Hundreds in Heart of Egypt Make Decisions to Accept Jesus Christ
Despite the threat of government protests, thousands of people went to hear Dr. Michael Youssef preach at Kasr el Dobara Church in Cairo, Egypt, this past weekend, with hundreds of people giving their lives to Christ during this three-day evangelistic event, reports Breaking Christian News. Dr. Youssef, founder of global outreach ministry Leading The Way, was born in Egypt, and he returned to Kasr el Dobara Church, the largest evangelical church in Egypt. During the first evening of the event, a heavy military presence was outside the church bracing themselves for government protests in Tahrir Square following a recent government decision. However, throughout the weekend, approximately 5,000 people still came to hear Dr. Youssef preach a Gospel message on salvation in Christ and victory over sin and addiction, with millions more watching live via satellite television. At least 500 people responded to Dr. Youssef’s clear invitation to salvation.
Pro-Life Christian Billboard– Don’t Abort, We’ll Adopt Your Baby!
A Phoenix church is turning some heads with a new billboard they posted on Interstate 10 near the Phoenix Premium outlets. It reads: “Don’t abort. We’ll adopt.” It’s from Saint Steven’s Parish in Sun Lakes, near Chandler. ABC15 spoke with the church who says the billboard is intended to let people know there are options with an unplanned pregnancy. The church says members within the church are willing to adopt, but, they also partner with “Catholic charities.”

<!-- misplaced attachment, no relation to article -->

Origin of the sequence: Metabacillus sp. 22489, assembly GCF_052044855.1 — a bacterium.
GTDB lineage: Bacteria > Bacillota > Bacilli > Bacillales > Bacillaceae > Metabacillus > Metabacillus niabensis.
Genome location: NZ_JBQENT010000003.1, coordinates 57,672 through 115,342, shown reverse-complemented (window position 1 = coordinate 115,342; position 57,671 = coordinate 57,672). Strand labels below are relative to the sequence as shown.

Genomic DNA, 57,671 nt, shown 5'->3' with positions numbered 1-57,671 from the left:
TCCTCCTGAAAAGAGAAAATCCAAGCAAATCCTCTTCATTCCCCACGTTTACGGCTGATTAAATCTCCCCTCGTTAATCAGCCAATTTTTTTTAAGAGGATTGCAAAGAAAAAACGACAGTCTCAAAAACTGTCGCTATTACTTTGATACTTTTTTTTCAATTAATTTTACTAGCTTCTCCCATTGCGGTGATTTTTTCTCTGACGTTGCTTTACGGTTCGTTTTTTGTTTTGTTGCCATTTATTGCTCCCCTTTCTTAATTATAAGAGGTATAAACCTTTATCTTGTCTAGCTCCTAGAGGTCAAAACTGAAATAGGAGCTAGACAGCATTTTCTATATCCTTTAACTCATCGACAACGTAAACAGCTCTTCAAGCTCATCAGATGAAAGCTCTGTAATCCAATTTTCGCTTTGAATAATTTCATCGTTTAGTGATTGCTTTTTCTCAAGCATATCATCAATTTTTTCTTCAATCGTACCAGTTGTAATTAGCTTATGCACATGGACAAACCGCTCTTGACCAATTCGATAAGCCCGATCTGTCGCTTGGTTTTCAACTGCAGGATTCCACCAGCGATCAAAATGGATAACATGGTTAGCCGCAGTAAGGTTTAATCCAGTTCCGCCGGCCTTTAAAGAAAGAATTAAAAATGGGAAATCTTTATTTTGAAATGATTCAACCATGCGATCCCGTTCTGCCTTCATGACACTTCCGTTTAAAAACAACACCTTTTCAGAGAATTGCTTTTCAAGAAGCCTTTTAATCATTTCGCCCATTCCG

Planned Parenthood Lied About Not Profiting from Baby Parts Sales
The Select Panel on Infant Lives has released a series of exhibits that prove beyond a doubt that Planned Parenthood has lied to the American people about not earning illegal profits from trafficking aborted baby tissue and organs. “It is clear from the documentation released by the Select Panel that money paid to Planned Parenthood in exchange for aborted baby remains qualified as illegal ‘valuable consideration.’ This completely validates every allegation that was put forth by investigators from the Center for Medical Progress,” said Troy Newman, President of Operation Rescue. The Center for Medical Progress recorded the underground videos of Planned Parenthood leaders talking about such sales. Newman continued, “Planned Parenthood has engaged in an aggressive public relations campaign to convince the public that videos released by the Center for Medical Progress were ‘hoaxed’ and that Planned Parenthood never profited from the sale of fetal remains. Now we all can see for ourselves that this was a bold-faced lie. Planned Parenthood should be prosecuted for their crimes. They must not be held above the law.”
Federal Appeals Court Sides with Transgender Teen
A federal appeals court in Richmond has sided with a transgender high school student, saying that he can proceed with his lawsuit arguing that his school board’s decision to ban him from the boy’s bathroom is discriminatory. In backing high school junior Gavin Grimm, the 4th Circuit deferred to the U.S. Education Department’s interpretation of policies that give transgender students access to the bathrooms that match their gender identities rather than their biological sex. The department has said that denying transgender students access to the school bathrooms of their choice is a violation of Title IX, which prohibits discrimination at schools that receive federal funding. In a 2-1 decision, the 4th Circuit reversed a lower court ruling, saying that court had used the wrong legal standard in denying the student a preliminary injunction that would have allowed him to use the bathroom at his high school in Gloucester County, Va.